Two-thirds of nurses believe that staffing levels in their workplaces are too low to give patients adequate care and attention. Most say managers are ready to discuss complaints about nursing shortages, but appear powerless to remedy them.
More than half report unfilled nursing vacancies on their wards, with the South-east and Wales suffering the worst shortages.
A survey of 2,000 members of the profession, published on the eve of the annual conference of the Royal College of Nursing, which starts today in Harrogate, found that the majority felt demoralised and frustrated and struggled to make ends meet. They wanted counselling to combat stress and help them find better jobs.
Half the nurses surveyed by the Royal College of Nursing and Nursing Standard were the main breadwinners in their households, possibly reflecting the continuing effects of the recession. Four out of five nurses described the current 1.5 per cent public sector pay limit as unreasonable, with those in Scotland and the north-east of England likely to be the most dissatisfied.
But traditional perceptions of nursing as one of the most secure professions are changing. Three-quarters of nurses felt less secure in their jobs than they did a year ago.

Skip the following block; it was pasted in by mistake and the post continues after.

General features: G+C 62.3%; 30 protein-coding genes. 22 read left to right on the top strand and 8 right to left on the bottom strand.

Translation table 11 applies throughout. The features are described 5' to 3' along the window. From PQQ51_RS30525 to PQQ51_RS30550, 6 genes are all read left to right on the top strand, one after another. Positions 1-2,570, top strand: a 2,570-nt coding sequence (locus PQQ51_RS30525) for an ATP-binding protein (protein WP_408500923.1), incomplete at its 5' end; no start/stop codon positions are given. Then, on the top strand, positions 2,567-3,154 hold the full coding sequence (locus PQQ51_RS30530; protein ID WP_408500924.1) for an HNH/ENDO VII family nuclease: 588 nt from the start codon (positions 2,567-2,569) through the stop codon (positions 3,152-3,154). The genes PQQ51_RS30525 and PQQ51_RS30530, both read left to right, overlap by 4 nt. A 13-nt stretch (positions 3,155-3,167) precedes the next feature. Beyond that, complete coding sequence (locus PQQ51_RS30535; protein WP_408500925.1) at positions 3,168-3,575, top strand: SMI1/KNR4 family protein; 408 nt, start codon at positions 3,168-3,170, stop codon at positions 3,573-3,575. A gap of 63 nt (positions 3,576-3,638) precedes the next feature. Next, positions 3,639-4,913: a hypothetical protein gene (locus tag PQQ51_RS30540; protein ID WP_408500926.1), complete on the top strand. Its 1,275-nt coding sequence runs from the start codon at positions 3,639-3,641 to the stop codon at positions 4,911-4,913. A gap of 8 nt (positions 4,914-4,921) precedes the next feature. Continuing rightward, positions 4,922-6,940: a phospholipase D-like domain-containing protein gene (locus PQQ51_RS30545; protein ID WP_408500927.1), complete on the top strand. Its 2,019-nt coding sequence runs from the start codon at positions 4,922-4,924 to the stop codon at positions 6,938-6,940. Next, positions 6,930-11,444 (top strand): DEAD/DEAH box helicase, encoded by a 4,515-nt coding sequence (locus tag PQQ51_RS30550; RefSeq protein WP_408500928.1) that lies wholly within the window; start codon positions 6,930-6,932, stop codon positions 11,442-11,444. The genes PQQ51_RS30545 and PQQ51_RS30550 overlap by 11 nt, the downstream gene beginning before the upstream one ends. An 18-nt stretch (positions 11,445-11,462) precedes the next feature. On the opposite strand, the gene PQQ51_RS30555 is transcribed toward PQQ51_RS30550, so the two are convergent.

Fewer than one in five respondents said he or she would recommend nursing as a career, although two-thirds hoped they would still be working in the NHS in two years' time.
Christine Hancock, the general secretary of the RCN, said the survey showed that managers either did not understand the value of qualified nurses, or were hamstrung by shortages of funds.
The extent of unfilled vacancies revealed in the survey supported evidence that growing numbers of young nurses were being 'trained for the dole', she said. 'The impact of staff cuts on the wards is patients not being moved as often as they should be, with higher risks of pressure sores, and not giving patients enough information about their treatment.
'Healthcare managers must realise that filling vacant nursing posts is cost-effective. Investing in qualified nursing care means that patients get better faster.'
The RCN conference is likely to hear severe criticism of NHS funding and the changing roles of nurses and midwives in the new managed market of health services. The NHS trust hospitals are increasingly anxious to employ nursing staff more flexibly, and on shorter contracts. But there are fears among professionals that employing fewer highly trained and specialised staff in favour of more 'multi-skilled' nursing staff could lower professional standards.